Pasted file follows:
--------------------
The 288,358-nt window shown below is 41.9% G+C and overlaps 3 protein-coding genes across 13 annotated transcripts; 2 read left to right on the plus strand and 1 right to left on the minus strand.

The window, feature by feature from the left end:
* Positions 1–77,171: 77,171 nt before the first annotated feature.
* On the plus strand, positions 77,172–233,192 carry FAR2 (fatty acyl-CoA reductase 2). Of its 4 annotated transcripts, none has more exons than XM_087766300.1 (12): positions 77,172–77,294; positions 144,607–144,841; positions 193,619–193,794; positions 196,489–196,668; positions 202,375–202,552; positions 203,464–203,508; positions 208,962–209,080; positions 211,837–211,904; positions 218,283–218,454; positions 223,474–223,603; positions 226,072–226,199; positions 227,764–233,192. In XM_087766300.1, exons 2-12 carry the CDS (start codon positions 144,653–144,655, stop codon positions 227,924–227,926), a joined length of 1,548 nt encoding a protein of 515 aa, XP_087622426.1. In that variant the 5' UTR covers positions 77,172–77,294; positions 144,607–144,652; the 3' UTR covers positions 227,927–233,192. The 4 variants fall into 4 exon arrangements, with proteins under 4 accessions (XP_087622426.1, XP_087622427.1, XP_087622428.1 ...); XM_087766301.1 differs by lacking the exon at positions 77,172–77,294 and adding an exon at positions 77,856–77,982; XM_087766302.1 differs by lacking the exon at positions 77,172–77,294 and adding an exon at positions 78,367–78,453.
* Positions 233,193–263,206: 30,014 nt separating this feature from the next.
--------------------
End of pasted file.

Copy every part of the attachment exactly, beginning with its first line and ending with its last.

The 288,358-nt window shown below is 41.9% G+C and overlaps 3 protein-coding genes across 13 annotated transcripts; 2 read left to right on the plus strand and 1 right to left on the minus strand.

The window, feature by feature from the left end:
* Positions 1–77,171: 77,171 nt before the first annotated feature.
* On the plus strand, positions 77,172–233,192 carry FAR2 (fatty acyl-CoA reductase 2). Of its 4 annotated transcripts, none has more exons than XM_087766300.1 (12): positions 77,172–77,294; positions 144,607–144,841; positions 193,619–193,794; positions 196,489–196,668; positions 202,375–202,552; positions 203,464–203,508; positions 208,962–209,080; positions 211,837–211,904; positions 218,283–218,454; positions 223,474–223,603; positions 226,072–226,199; positions 227,764–233,192. In XM_087766300.1, exons 2-12 carry the CDS (start codon positions 144,653–144,655, stop codon positions 227,924–227,926), a joined length of 1,548 nt encoding a protein of 515 aa, XP_087622426.1. In that variant the 5' UTR covers positions 77,172–77,294; positions 144,607–144,652; the 3' UTR covers positions 227,927–233,192. The 4 variants fall into 4 exon arrangements, with proteins under 4 accessions (XP_087622426.1, XP_087622427.1, XP_087622428.1 ...); XM_087766301.1 differs by lacking the exon at positions 77,172–77,294 and adding an exon at positions 77,856–77,982; XM_087766302.1 differs by lacking the exon at positions 77,172–77,294 and adding an exon at positions 78,367–78,453.
* Positions 233,193–263,206: 30,014 nt separating this feature from the next.